I recently read "The Strange Case of the Rickety Cossack" by Ian Tattersall a wonderful description of how the study of our origins as human beings developed as discoveries of ancient remains were made. With the scientific advances of carbon dating and DNA testing we know so much more about how we evolved.
A visit to the Smithsonian Natural History Museum and the Human Origins exhibit was necessary for me to see for myself what Tattersall was describing.
As you walk into the exhibit through a tunnel you are met with these depictions of our ancestor species and a timeline of when they lived and what skills they developed: walking upright, tool making, social groups, use of fire, etc.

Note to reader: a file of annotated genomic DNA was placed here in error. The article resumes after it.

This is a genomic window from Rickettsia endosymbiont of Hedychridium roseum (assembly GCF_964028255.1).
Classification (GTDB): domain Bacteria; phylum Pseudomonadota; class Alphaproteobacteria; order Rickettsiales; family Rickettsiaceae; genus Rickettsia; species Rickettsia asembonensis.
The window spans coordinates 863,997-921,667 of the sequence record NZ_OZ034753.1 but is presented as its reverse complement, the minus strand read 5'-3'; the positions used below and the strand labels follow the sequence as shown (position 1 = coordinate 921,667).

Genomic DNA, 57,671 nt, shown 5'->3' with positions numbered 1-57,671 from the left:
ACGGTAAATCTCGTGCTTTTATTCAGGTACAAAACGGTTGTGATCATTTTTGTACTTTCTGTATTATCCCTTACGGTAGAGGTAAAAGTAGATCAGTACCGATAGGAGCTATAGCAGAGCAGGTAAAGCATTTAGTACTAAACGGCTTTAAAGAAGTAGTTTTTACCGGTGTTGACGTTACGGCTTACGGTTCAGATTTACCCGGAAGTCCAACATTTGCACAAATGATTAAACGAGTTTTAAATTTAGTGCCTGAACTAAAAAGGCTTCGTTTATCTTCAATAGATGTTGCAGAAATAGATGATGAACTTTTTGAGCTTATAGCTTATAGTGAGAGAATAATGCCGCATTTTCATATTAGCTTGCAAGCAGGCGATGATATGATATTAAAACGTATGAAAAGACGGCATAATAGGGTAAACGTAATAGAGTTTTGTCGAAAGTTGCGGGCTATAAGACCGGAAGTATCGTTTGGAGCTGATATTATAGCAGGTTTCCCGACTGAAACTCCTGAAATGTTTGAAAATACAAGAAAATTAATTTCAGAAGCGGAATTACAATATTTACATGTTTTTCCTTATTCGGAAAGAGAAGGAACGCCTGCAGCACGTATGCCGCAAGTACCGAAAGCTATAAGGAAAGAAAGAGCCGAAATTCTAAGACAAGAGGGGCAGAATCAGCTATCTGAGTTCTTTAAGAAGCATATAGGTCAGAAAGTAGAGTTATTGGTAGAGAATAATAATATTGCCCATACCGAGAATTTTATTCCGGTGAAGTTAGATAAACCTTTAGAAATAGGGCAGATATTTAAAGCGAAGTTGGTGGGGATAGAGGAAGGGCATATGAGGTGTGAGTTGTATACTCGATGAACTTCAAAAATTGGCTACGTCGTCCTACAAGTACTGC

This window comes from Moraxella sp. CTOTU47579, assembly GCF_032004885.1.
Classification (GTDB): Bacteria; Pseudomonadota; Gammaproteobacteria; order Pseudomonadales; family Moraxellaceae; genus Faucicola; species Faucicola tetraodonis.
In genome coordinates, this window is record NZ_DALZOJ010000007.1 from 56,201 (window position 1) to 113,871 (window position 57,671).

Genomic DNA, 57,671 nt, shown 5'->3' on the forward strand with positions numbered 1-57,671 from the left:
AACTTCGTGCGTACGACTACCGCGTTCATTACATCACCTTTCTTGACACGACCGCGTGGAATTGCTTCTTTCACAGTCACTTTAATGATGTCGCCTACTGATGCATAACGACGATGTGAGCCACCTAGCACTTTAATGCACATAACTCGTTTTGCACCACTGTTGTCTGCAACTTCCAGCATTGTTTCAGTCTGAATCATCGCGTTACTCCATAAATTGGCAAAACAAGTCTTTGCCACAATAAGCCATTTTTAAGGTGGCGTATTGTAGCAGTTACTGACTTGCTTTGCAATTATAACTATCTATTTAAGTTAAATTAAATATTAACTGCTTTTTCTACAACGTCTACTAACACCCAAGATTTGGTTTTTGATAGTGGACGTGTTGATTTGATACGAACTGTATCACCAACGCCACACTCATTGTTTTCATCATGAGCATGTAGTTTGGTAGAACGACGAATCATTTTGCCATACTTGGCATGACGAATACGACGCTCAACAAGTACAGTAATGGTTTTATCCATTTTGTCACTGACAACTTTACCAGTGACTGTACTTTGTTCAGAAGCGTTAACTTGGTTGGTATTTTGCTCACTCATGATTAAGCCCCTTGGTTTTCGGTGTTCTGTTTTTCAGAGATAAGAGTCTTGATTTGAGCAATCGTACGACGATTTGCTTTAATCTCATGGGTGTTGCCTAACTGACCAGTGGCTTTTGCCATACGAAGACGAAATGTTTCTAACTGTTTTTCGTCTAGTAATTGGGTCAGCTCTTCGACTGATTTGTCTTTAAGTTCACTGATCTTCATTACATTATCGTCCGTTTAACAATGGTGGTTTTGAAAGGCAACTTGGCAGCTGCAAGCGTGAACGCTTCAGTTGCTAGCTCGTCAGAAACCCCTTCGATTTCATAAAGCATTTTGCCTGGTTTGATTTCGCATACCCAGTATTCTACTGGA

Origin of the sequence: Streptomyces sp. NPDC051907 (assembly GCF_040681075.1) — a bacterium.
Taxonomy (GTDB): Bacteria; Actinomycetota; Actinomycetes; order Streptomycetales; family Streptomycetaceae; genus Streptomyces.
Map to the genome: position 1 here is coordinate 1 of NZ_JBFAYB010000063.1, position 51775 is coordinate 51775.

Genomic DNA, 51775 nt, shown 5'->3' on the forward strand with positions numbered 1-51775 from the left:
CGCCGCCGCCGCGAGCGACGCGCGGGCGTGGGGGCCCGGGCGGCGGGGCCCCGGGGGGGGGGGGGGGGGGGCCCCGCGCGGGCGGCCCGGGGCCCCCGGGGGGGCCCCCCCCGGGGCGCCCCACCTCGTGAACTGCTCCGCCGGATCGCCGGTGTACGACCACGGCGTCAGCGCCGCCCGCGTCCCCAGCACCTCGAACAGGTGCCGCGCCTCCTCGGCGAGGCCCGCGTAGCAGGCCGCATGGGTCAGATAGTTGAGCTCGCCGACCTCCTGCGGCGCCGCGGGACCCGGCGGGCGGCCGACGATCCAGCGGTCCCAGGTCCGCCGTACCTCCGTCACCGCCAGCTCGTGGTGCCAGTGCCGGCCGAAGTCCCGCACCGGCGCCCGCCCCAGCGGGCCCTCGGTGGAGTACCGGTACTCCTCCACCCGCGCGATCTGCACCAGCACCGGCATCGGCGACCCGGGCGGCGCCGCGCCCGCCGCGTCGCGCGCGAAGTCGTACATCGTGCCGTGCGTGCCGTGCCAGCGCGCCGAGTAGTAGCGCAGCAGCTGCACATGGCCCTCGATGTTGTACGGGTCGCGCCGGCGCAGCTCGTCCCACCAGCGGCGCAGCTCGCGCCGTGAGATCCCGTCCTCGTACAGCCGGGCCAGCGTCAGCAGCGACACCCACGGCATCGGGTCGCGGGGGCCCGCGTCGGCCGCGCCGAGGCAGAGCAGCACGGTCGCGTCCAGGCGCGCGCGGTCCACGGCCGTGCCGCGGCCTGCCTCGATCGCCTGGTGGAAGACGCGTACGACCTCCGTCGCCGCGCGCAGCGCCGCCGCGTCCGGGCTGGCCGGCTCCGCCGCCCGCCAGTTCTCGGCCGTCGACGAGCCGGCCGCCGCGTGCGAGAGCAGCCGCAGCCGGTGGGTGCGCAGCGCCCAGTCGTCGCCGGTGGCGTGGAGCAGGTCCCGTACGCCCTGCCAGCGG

There are displays like this one that allow you to compare your footprints to earliest known footprints.
There are skeletons.
There are sculptures.
There's a booth that takes your photo and transforms it to your choice of an early human.
Then there are the heads in glass cases at the height they would be. You can face them one by one and wonder what life was like for them.
No need to have our species represented as a head because we are all around at this exhibit.
We lived on Earth initially with three other species: Erectus, Neanderthal, and Flora all of which are now extinct.
I've only shared a bit of the exhibit. It's worth the trip if you are visiting Washington, DC.